Tag Archives: Forest Rights Act

Saving ‘Development’ From Dangerous Women Activists: Kamal Nayan Choubey


The inclination of the Indian State to suppress any movement related to the just demands of marginalized sections has increased immensely in recent times. There is no question of dialogue. Coercive methods are generally employed to contain these movements. This is what has happened with the movement of tribal people are struggling against the Kanhar Dam in the Sonbhadra district of Uttar Pradesh. In this movement, women activists play a crucial role, and in order to contain it, the UP Police arrested two key women activists Roma and Sukalo, and six other women activists from the Robertsganj office of All India Union for Forest Working People (AIUFWP) on 30th June 2015.


Roma is the General Secretary of the AIUFWP.

The UP police has registered cases of inciting rioting against the women activists and it has also reopened old cases against them, particularly against Roma. Apart from them, another tribal woman activist Rajkumari was arrested on 21st April.



Continue reading Saving ‘Development’ From Dangerous Women Activists: Kamal Nayan Choubey

The Majestic Parvati Valley – Paradise Lost: Ujithra Ponniah


In what is known as the heart of Shiva, the majestic Parvati Valley in Himachal Pradesh, a trekker writes about a chance encounter with a Russian man and the impending destruction of the valley. 

My growing alienation with Delhi and city life in general has been buttressed by my frequent, life breathing trips to the mountains. One such getaway took me on a week long trek to the beautiful Parvati valley in the Kullu district of Himachal Pradesh along with a friend. The valley is home to majestic waterfalls tucked away at every turn, lush green forests with the promise of thriving wildlife, unique flowers and a well marked trekking trail. The waterfalls are generous and since we went in the rainy season every shade of green was visible in the forest. The forests are generously sprinkled with their share of marijuana plants that provides a living to many locals and keeps the travellers, especially a large number of Israelis in states of bliss.


Russian Baba with Prem

The trek to Kheerganga begins from Barshani village, which is the last motorable point. It is a 14km uphill trek through the forest.  The forest is alive and buzzing with life and the Parvati River accompanies you through your walk. Having recuperated from our long trek to Kheerganga and enjoyed the dip in the hot spring and rejuvenating sight of the first layer of snow on the surrounding mountains, we trekked further with the hope of reaching Tunda Bhuj, a place adorned with a wide variety of sub-alpine forests. About half way into our journey it began to get dark and started pouring. The mist was setting in impeding our vision and we were happy to see a couple of tents in the middle of the forest, next to a small brook. When we stopped by we were warmly greeted to join in for a cup of hot tea. This is where we met a foreigner, in his late 60s and his two companions – Prem and Mansingh (both from Nepal). The initial round of niceties revealed that the foreigner was from Russia and I realised this is the ‘Russian baba’, we had heard about in Kheerganga. He had dreadlocks in his hair, a pair of torn shoes, a torn t-shirt and a bundle of beedi that he constantly drew on. He could not hear too well and retained a thick Russian accent. Continue reading The Majestic Parvati Valley – Paradise Lost: Ujithra Ponniah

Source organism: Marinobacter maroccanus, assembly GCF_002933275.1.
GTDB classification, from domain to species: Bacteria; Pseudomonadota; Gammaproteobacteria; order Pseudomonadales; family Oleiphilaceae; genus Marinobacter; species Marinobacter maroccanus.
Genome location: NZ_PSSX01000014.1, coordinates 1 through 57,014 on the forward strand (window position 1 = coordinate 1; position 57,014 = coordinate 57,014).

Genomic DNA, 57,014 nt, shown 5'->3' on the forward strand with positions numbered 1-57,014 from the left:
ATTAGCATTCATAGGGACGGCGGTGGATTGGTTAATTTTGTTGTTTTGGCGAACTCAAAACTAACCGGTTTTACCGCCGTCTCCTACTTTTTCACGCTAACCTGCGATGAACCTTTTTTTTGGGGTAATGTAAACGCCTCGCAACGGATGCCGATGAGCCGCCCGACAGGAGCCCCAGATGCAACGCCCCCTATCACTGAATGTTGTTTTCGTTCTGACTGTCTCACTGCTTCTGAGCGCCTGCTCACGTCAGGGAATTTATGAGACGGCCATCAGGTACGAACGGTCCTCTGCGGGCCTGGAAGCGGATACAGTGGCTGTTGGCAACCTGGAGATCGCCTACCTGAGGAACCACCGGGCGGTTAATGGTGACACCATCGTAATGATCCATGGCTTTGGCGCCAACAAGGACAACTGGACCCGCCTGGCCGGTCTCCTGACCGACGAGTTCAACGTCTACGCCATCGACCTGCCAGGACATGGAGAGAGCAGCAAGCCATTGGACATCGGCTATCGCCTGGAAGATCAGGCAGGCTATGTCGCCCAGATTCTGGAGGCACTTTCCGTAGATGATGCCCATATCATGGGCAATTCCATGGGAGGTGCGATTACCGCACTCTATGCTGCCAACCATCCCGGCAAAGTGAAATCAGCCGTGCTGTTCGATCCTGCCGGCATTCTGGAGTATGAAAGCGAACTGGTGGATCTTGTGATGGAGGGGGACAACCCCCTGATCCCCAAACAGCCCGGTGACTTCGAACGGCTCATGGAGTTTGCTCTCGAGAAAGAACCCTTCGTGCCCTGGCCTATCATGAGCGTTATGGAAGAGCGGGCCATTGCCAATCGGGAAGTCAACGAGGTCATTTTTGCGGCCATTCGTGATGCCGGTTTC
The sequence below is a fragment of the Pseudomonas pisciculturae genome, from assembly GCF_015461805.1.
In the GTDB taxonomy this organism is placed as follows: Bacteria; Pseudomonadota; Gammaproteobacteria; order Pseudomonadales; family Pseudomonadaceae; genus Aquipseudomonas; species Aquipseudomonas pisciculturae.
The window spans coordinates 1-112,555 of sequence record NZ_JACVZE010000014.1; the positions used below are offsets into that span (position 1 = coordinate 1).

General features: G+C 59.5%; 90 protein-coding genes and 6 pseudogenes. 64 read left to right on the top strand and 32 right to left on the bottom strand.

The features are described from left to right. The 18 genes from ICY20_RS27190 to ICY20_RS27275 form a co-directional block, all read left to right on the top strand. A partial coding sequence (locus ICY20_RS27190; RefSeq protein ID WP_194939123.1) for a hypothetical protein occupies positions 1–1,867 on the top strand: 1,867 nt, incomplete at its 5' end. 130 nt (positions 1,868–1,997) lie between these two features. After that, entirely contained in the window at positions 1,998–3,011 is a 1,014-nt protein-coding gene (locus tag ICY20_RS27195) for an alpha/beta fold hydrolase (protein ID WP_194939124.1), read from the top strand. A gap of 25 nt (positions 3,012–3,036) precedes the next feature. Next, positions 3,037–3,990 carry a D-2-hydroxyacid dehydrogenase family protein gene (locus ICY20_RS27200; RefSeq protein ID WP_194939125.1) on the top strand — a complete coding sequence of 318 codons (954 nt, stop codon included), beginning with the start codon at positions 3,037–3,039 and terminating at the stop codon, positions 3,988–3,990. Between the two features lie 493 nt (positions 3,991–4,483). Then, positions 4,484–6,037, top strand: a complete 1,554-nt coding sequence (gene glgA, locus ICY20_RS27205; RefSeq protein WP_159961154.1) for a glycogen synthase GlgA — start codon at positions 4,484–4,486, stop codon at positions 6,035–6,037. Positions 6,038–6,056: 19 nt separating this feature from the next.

What the Wall Street Journal Can’t See in India’s Forests: Aruna Chandrashekhar


If we cut the entire forest down, where will we live?’- Muria adivasi, Warangal, Andhra Pradesh 

I don’t even know how to begin addressing a story as blindly biased in its premise as this one in the Wall Street Journal, which draws an obtuse line between loss of forest cover and land usage by adivasis, when it is land grab by industrialization that is endangering all we have left.

So I’m going to do this paragraph by paragraph.

India’s forest cover decreased by 367 square kilometers between 2007 and 2009, and it was primarily tribal and hilly regions that were to blame.

The tribal and hilly regions are the last vestiges of India’s forests.  How can you blame entire regions, without casting any aspersions on institutions or practices responsible? Continue reading What the Wall Street Journal Can’t See in India’s Forests: Aruna Chandrashekhar